BEFORE YOU SIT down to your turkey and trimmings today, we'd like to say a few words to you about kids, schools and the difficult task of feeding one by way of the other. After all, this is a holiday associated with the groaning board, and not a bad time to remember that there are many children in the country who depend heavily on the school cafeteria to give them the nourishment that they need.
How does a government agency in a large, rather decentralized country try to deal with the needs and likings of different children living in different sorts of communities, while fighting off or compromising with the demands of various lobbies that certain foods be put into--or kept out of--the children's diets? And how does it do all of this with a much- reduced budget at a time when the people most needing help are poorer than ever? To understand how these pressures are playing out in the present school lunch controversy, you should know some recent history.
Last summer Congress, at the behest of the administration, cut a billion dollars from the school lunch program--about a quarter of its budget. Part of the loss could be made up by charging more to students who aren't poor, but Congress told the Agriculture Department to come up with other cost- saving measures. Two main ideas emerged. One-- reducing the required size of meal portions--was a serious cause for concern. The other--giving schools a little more flexibility in planning meals--was not a serious threat, but it got most of the public attention.
Here we reach the Great Ketchup and Tofu Affair. The morass of regulations that already was governing school meal preparation involves such winsome concepts as "recognizable entrees," "offer- vs.-serve" and "crediting requirements" (including the hot issue of whether concentrates, such as tomato paste, should be credited on the basis of actual volume or on a "single-strength reconstituted basis"). And this suggests point one: any move in the direction of simplicity is probably a good idea.
Where the department got into trouble was in entertaining the request of school districts with Oriental pupils that soybean curd--tofu--be counted as part of the protein requirement. Tofu has lots of protein, but it sounds funny to most people. Point two: leave something out of the diet and you're guilty of ethnic insensitivity; put it in and you'll get egg foo yong on your face. Another idea was letting yogurt be counted. But this got the dairy lobby mad because yogurt can be made from dried milk-- which the government has by the mountain among its surplus stocks--while fresh dairy products must be bought from farmers.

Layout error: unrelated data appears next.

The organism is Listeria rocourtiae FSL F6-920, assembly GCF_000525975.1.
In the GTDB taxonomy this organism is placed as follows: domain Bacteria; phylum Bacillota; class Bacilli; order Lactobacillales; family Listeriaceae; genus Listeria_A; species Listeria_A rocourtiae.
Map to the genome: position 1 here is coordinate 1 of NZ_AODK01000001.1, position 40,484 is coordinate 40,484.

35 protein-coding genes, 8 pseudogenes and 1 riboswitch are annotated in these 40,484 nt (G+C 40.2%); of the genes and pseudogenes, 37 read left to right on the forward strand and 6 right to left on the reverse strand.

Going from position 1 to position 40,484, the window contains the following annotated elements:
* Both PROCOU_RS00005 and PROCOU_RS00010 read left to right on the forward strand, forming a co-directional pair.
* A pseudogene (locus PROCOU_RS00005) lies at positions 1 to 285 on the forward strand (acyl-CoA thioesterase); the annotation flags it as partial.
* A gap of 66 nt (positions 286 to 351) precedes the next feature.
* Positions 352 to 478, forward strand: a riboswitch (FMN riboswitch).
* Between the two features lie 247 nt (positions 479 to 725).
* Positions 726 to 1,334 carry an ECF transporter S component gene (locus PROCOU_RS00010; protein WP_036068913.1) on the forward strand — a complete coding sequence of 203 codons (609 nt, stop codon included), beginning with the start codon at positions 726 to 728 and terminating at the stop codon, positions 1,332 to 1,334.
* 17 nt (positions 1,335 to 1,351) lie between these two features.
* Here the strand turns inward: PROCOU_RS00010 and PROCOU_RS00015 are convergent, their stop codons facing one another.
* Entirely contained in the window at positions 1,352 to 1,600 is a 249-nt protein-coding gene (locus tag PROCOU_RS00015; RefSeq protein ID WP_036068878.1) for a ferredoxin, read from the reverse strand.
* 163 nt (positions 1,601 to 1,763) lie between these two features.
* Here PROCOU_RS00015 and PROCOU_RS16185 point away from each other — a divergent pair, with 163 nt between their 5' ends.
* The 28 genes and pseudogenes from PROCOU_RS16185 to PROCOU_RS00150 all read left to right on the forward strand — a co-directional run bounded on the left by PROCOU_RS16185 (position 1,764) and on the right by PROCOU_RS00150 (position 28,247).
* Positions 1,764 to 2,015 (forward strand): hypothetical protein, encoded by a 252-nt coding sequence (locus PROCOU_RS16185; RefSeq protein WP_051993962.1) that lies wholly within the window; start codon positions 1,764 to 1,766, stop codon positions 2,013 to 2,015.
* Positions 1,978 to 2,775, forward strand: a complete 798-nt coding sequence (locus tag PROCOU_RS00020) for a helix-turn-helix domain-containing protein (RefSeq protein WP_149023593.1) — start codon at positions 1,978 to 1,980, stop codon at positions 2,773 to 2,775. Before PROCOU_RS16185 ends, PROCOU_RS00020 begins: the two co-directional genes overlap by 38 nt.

The notion of substituting ketchup for vegetables never appeared in the proposals at all. It was a horrible possibility conjured up by nutrition advocacy groups as something that state agencies might do under color of a new authority to increase menu variety. Point three: there's a lobby guarding every dish.
The ketchup and tofu hoopla caused the administration a good deal of embarrassment before the proposals were withdrawn. This is where the Bob Cratchit of this holiday comes in. The controversy probably cost the job of the department's Food and Nutrition Service Director, G. William Hoagland-- a widely regarded analyst who also drew fire from the White House last week for the seemingly unremarkable admission that a new set of regulations was being reviewed at the highest levels.
The new rules aren't out yet, but when they emerge, you can be sure that the same sets of interests will be lined up to pick over them. When this happens, remember: it was already tough to serve a decent meal with the dollars that schools had last year. With the much smaller purchasing power that budget cuts and inflation have given schools this year, many schools--including almost 3 million children--have been forced out of the program altogether. The choice between more flexibility for schools and the present rigorous guidelines is, in a real sense, a choice between a reasonably adequate lunch and no lunch at all. That's a choice worth reflecting on a moment as you sit down to your Thanksgiving dinner.